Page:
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Starbucks has made its way to the top of our news feeds again, but this time it’s not about a new, outlandish frap or the return of beloved seasonal drinks. Following the unwarranted arrest of two black customers in a Philadelphia Starbucks on April 12, the coffeehouse chain has become a central subject in the nation’s ongoing racial debate and dialogue.

Last week, the two men who were arrested made headlines again when they reached a settlement with the city and the coffee chain. With several apology statements issued by the company and interviews from Starbucks CEO Kevin Johnson, there’s a lot communication professionals can learn about making an effective public apology.

1. Jack be nimble, Jack be quick.

Bad news travels at lightning speed, and catching up or getting ahead of a communication crisis poses a challenge. How fast you respond is critical during a communication crisis.

When a company’s or individual’s reputation is in jeopardy, waiting more than a day to issues a response is often arguably too late to correct misconceptions and get ahead of the story. Starbucks, for example, took two full days to issue an apology statement. Meanwhile, boycotts and protests at the Philadelphia store ensued. While Johnson’s apology was written effectively, issuing a response the next day might’ve helped to mitigate the crisis more effectively.

Granted, Starbucks may have not been able to stop customer protests by issuing their response a day sooner. But, in the initial news stories and social media conversations, the company was not a part of the dialogue. Failure to issue a speedy response leaves your adversaries more room to attack your actions, and it leaves your remaining supporters questioning your accountability and credibility.

Best practice advice is to issue a quick statement and update on your company’s website, and social media accounts within 24 hours of the crisis. These platforms allow you the opportunity to arm people with the facts and ensure you have the chance to tell your side of the story.

2. Honesty is the Best Policy.

Starbucks’ apology is a glowing example of how a company can show full accountability, transparency and honesty in an apology statement. Johnson took full responsibility for the crisis, stating that the incident was “reprehensible” and recognizing that the coffee chain would take action to prevent further discrimination or racial profiling.”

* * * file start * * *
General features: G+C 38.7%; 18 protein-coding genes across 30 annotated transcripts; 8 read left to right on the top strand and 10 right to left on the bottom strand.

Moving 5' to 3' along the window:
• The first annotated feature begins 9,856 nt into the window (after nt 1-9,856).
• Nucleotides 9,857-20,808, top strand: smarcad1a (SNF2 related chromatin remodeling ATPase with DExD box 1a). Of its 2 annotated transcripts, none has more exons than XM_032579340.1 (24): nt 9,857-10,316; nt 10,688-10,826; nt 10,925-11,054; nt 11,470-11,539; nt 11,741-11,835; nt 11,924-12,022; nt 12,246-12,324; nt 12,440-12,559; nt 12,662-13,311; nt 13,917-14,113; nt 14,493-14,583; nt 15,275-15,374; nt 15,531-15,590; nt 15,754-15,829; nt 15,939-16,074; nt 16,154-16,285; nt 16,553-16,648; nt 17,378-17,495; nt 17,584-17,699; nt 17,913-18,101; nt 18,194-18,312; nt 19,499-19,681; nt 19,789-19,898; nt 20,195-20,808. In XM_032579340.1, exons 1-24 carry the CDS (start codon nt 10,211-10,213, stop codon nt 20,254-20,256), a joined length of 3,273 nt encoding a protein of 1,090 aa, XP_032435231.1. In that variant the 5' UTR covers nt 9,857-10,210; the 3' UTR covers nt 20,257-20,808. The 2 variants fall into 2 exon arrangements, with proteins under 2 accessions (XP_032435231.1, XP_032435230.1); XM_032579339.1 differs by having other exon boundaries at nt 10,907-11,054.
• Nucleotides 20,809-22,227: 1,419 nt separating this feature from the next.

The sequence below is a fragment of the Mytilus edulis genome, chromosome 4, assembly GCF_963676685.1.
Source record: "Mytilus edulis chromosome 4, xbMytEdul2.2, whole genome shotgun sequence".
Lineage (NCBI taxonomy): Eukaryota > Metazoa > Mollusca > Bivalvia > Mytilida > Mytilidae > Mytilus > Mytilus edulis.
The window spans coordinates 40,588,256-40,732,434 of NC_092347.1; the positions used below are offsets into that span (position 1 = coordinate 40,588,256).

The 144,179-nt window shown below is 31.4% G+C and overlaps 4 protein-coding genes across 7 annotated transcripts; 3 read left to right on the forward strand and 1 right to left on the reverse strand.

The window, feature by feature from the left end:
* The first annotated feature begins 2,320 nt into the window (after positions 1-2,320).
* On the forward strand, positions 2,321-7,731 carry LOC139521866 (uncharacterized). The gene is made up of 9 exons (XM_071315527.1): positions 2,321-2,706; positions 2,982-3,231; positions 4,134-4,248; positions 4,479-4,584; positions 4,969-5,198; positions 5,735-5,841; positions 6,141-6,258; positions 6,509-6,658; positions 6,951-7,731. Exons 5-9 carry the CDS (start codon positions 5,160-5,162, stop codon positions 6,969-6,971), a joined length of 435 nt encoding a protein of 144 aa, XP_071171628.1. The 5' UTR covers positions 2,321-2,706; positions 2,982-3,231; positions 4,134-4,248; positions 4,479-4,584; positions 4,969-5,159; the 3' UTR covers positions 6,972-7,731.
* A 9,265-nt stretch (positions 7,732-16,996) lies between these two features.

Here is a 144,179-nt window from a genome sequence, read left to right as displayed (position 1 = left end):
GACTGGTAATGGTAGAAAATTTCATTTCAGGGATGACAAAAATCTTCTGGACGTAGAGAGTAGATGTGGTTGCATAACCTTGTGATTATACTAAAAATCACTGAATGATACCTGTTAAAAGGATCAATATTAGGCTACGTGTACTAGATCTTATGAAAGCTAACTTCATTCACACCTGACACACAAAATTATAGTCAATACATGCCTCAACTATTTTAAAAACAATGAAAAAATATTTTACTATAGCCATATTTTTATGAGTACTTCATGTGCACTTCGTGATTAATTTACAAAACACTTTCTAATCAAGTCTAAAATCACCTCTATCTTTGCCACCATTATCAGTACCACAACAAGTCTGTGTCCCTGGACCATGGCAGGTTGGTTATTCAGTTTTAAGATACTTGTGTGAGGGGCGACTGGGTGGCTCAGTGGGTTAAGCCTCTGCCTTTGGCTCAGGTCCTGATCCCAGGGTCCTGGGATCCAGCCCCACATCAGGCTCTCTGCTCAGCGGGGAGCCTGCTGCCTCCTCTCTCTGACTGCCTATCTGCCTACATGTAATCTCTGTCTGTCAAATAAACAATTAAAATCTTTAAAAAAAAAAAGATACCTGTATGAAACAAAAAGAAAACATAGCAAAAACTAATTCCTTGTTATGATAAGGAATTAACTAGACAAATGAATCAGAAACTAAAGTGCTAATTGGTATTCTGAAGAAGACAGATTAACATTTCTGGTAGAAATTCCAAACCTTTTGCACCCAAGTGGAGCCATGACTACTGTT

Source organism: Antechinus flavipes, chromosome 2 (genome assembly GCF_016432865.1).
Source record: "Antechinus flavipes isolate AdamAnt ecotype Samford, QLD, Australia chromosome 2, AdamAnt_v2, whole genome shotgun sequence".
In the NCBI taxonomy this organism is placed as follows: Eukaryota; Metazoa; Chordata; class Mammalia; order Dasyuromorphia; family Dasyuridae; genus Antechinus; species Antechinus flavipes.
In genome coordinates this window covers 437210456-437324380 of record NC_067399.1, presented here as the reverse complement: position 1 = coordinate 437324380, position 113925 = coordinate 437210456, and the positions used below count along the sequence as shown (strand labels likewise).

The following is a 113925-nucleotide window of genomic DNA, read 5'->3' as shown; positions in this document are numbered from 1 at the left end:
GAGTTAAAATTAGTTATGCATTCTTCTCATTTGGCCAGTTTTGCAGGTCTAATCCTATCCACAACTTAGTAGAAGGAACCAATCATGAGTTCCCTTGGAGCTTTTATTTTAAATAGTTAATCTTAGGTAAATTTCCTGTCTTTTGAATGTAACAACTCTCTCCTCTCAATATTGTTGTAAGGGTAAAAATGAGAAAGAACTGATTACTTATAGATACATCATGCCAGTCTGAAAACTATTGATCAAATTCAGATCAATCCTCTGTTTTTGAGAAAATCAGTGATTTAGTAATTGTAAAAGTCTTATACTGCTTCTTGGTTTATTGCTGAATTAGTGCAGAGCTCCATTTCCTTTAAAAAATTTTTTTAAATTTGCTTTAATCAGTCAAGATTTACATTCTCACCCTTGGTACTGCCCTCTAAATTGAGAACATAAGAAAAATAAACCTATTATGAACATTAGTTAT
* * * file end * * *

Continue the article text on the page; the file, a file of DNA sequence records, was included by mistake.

Addressing tough issues, particularly those that involve race relations, aren’t always easy. But if your bad conscience is standing over your shoulder, whispering in your ear telling you to lie or go into defense mode, don’t! Misleading the public or issuing disingenuous apologies will only fuel controversy and bad press. If you need an example of this, look no further than last year’s United Airlines controversy when CEO Oscar Munoz’s apology sparked public outrage.

In short, candid and compassionate communications during a crisis will typically be most rewarding in the end.

3. Put your money where your mouth is.

Too often, public apologies are followed by empty promises of change and improvement. One strength of Johnson’s apology is that is was followed by swift action.

Within five days of the incident, the Starbucks CEO met with the two men who were arrested for a face-to-face apology, the employee who called the police no longer works at the coffee shop and, most notably, Starbucks announced it will close more than 8,000 stores on May 29 for an anti-bias employee training.

Of course, one-day training won’t solve the world’s racial bias problems, but with Starbucks promising to extend their efforts beyond a day of training, all eyes will be on the brand to see what their next move will be.

The key takeaway here is to show, not tell. Don’t just say you want to change, prove it. Not delivering on a promise of improvement will only work to diminish your credibility and invite your key audiences not take you seriously. An apology can only go so far to address an issue, and your efforts will fall flat if they’re not backed up with tangible action.